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I want to match roman numbers using Groovy regular expressions (I have not tried this in Java but should be the same). I found an answer in this website in which someone suggested the following regex:

/M{0,4}(CM|CD|D?C{0,3})(XC|XL|L?X{0,3})(IX|IV|V?I{0,3})/

The problem is that a expression like /V?I{0,3}/ is not greedy in Groovy. So for a string like "Book number VII" the matcher /V?I{0,3}/ returns "V" and not "VII" as it would be desired.

Obviously if we use the pattern /VI+/ then we DO get the match "VII"... but this solution is not valid if the string is something like "Book number V" as we will get no matches...

I tried to force the maximum character catching by using a greedy quantifier /VI{0,3}+/ or even /VI*+/ but I still get the match "V" over "VII"

Any ideas?

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It's certainly greedy in Java (running against "VIII" gives "VIII" in group 3, not "V". Also testing just the regex "V?I{0,3}" also gives greedy results). Are you sure you're observing this behaviour in Groovy? Seems kind of surprising that Groovy would use a different regex engine. –  Mark Peters Oct 18 '10 at 14:24
    
Huh? So, ? is greedy, but {n,m} is not? –  Bart Kiers Oct 18 '10 at 14:26
    
Not exactly on topic, perhaps, but the regex seems over-specified. It will pass invalid Roman numerals so it can't be used for error checking. Yet it's a PITA apparently. How about something like [MCDXLIV]+ instead? –  Tony Ennis Oct 18 '10 at 14:32
    
I just run this in Java and the results are correct. So Java returns greedy results. But Groovy does not. I am running a script using the Groovy console for groovy 1.7.0 and {0,3} is NOT greedy. The strange thing is that {n,m} IS greedy, but ONLY when n!=0. Likewise .* is greedy only when a match with 0 characters does not meet the pattern. –  Alex Oct 18 '10 at 15:52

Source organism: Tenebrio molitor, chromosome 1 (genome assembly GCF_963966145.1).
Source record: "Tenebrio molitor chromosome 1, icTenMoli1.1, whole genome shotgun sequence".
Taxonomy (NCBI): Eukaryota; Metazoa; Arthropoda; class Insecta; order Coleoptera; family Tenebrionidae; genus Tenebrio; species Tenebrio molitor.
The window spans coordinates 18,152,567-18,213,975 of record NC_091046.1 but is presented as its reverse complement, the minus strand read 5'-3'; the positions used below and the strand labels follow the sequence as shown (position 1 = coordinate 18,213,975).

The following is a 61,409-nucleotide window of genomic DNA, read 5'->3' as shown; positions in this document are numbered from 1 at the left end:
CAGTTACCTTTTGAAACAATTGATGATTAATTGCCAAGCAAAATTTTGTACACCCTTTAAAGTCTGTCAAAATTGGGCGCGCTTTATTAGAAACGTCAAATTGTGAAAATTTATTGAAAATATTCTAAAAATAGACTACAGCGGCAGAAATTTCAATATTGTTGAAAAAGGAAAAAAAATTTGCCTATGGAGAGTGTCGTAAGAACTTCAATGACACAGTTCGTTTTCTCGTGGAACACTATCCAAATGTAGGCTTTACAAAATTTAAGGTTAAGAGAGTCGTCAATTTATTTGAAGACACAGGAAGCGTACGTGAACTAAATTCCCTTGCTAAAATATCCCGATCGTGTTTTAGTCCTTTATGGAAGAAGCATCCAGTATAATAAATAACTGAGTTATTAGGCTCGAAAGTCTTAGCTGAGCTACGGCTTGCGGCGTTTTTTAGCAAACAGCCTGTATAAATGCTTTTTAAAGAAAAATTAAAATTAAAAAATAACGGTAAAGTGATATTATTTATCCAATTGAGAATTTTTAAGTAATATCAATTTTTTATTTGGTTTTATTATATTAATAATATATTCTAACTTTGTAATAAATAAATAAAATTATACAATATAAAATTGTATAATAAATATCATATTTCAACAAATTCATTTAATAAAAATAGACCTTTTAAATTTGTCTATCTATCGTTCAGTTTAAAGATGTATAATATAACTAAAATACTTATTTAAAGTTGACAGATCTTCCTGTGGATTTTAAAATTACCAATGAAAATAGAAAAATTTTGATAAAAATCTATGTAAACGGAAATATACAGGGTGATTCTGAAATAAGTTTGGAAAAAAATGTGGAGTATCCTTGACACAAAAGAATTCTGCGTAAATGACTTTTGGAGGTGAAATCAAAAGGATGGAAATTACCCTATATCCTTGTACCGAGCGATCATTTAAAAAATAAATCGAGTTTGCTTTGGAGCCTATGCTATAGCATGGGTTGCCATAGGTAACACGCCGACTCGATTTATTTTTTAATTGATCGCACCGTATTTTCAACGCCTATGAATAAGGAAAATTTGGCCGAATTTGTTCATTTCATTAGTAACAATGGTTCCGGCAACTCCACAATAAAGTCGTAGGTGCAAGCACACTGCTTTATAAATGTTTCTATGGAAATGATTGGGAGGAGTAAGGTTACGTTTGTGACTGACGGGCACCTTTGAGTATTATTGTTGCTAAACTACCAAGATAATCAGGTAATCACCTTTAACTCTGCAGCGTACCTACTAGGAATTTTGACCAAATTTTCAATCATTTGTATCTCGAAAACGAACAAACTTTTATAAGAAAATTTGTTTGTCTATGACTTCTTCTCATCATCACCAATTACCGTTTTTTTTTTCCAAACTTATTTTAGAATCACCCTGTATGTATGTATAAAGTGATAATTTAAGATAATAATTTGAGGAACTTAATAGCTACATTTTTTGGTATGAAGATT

2 Answers 2

up vote 0 down vote accepted

Why not just (IX|IV|V?I{1,3}|V) ?

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Thanks. That works since V?I{1,3} gets a higher priority than just V. I'm just confused since V?I{0,3} should work ok by itself (and it does in Java but not in Groovy) –  Alex Oct 18 '10 at 17:24
    
So.. how about picking this answer as "the one"? –  Chochos Oct 19 '10 at 14:41

I found what my mistake was. Thing is that patterns like /V?I{0,3}/ or /V?I*/ are met even by EMPTY strings... so for a string like "Book VII" the matcher will throw the following result matches:

Result[0] --> ''
Result[1] --> '' 
Result[2] --> ''
Result[3] --> '' 
Result[4] --> '' 
Result[5] --> 'VII'
Result[6] --> '' 

The greedy result is there (Result[5]) alright. My problem was that I was always picking the first match (Result[0]) and that is only valid if the pattern is not met by empty strings.

For instance, the suggested pattern /V?I{1,3}|V/ will throw only one result, so picking the first result match is Ok:

Result[0] --> 'VII'

... This is so since the pattern is not met by empty strings.

Hope this helps others

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